published by Inter Press Service, a global news agency,
other versions of the piece were printed by several
European broadsheets, including Spain's El Mundo.
The "revelation" of a four month old fact
propelling a pro-Iraq war story, making BBC and global
headlines, appears both remarkable and extremely
fortunate for Bush and Blair.
At the time of
Saddam's arrest, others' luck had run out, especially
those included in the bloodletting accompanying the
dictator's downfall. Within 10 days of the reported
capture, news of reprisals began to break.
According to the December 23 Los Angeles Times,
while Mohammed al-Muslit had "vanished", his "brother
and the brother's wife and their four children were
slain in revenge". Further reports detailed revenge on
the family which owned the farm at which Saddam was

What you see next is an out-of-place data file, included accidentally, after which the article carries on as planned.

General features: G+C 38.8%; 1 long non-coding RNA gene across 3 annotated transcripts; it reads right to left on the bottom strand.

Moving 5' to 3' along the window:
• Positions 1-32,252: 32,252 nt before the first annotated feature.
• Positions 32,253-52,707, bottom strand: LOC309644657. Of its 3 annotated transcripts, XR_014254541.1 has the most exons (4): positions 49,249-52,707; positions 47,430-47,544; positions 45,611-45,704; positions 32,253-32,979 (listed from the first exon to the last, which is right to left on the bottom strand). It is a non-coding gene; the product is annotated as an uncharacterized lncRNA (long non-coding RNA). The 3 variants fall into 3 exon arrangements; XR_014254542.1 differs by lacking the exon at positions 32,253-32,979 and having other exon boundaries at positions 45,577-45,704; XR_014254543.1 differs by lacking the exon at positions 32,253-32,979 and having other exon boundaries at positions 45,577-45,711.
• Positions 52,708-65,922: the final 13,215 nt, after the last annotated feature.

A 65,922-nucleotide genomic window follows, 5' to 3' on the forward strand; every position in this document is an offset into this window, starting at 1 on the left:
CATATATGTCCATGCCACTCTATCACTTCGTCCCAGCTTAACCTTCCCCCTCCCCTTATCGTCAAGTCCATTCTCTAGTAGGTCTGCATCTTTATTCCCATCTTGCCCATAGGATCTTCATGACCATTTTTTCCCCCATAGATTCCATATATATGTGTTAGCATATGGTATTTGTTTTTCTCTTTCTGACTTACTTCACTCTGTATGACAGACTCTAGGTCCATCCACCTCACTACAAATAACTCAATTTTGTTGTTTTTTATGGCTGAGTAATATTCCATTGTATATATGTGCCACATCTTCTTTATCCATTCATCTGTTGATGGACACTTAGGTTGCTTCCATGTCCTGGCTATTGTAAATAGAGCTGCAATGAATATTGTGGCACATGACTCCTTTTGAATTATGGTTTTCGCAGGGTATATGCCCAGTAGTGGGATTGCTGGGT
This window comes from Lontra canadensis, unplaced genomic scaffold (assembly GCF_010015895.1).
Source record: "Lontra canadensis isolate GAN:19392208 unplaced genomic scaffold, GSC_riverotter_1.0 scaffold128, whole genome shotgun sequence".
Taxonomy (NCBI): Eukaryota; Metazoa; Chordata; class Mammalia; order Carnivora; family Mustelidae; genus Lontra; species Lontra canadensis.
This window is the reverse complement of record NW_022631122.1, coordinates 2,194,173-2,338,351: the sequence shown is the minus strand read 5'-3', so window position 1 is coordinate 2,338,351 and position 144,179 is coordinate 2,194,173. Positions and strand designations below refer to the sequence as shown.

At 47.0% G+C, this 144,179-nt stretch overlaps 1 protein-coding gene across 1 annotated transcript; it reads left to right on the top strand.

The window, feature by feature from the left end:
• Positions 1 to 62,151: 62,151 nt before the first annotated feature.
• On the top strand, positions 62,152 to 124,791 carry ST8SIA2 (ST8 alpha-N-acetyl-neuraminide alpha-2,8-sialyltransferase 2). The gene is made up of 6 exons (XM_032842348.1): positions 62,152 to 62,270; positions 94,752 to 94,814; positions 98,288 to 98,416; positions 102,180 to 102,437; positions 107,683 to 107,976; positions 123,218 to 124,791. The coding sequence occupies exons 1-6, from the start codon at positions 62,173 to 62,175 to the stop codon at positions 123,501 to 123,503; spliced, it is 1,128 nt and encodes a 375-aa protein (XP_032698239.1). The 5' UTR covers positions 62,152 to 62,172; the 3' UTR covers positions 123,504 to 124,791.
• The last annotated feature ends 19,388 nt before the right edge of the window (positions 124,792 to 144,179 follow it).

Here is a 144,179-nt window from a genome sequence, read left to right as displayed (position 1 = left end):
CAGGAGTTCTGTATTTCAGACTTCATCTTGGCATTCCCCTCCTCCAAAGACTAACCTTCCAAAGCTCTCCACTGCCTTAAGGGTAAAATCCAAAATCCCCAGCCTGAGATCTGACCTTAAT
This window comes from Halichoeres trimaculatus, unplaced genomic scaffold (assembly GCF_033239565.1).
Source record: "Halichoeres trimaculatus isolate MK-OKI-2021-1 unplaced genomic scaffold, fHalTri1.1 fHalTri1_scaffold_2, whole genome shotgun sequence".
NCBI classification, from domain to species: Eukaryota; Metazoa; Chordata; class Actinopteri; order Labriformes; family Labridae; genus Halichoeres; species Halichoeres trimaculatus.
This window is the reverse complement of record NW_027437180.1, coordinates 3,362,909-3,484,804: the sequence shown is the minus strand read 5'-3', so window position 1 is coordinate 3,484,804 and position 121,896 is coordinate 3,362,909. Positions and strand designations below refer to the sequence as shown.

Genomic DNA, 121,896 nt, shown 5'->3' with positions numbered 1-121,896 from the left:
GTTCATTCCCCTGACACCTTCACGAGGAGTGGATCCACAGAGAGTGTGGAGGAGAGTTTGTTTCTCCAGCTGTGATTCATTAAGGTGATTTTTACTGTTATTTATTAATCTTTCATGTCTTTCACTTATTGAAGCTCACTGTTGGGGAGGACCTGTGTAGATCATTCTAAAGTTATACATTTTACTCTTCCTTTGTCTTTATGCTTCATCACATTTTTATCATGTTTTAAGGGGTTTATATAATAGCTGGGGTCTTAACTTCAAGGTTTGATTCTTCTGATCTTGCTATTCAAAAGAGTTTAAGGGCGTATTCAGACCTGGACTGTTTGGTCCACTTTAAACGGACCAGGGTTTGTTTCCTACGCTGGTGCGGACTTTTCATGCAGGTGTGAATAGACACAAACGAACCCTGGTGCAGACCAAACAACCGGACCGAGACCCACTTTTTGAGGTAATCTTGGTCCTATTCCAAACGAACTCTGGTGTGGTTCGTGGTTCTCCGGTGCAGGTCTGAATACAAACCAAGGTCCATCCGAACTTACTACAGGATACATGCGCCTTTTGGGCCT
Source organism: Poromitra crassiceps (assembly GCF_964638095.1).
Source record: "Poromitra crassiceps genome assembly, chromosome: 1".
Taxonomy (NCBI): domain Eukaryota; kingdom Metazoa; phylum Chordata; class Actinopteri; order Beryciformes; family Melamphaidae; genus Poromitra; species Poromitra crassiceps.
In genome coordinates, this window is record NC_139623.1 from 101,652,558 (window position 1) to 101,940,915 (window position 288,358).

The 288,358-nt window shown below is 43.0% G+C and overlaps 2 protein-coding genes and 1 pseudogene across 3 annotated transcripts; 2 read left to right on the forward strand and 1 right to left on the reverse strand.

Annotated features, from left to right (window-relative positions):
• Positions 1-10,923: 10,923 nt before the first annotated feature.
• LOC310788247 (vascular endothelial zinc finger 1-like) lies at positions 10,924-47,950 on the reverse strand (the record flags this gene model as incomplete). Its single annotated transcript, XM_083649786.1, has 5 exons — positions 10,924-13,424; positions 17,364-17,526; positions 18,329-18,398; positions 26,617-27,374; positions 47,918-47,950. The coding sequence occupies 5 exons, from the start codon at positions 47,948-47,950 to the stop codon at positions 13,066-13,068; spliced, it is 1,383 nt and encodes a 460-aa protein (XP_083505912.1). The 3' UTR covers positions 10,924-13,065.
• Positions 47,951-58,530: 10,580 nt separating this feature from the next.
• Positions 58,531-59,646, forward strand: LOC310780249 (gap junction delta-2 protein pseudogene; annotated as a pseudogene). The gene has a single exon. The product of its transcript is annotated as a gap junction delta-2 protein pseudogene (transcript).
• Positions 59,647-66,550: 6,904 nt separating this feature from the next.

The farm was owned by Qais Namek, his
two brothers alleged to have run errands for Saddam, a
Straits Times report identifying the pair as Saddam's
cook and driver. Notably, according to Germany's SD,
those were reportedly the roles the al-Muslit brothers
were said to have previously had.
brothers had been arrested and released in the process
of Saddam's apprehension. Later, both brothers were
reported as found dead near the family's farmhouse, an
apparent reflection on the reasons they weren't held by
While just over a year ago, US Vice
President Dick Cheney said that "from the standpoint of
the Iraqi people, my belief is we will, in fact, be
greeted as liberators", the events of recent weeks have
again served to highlight otherwise. But the US's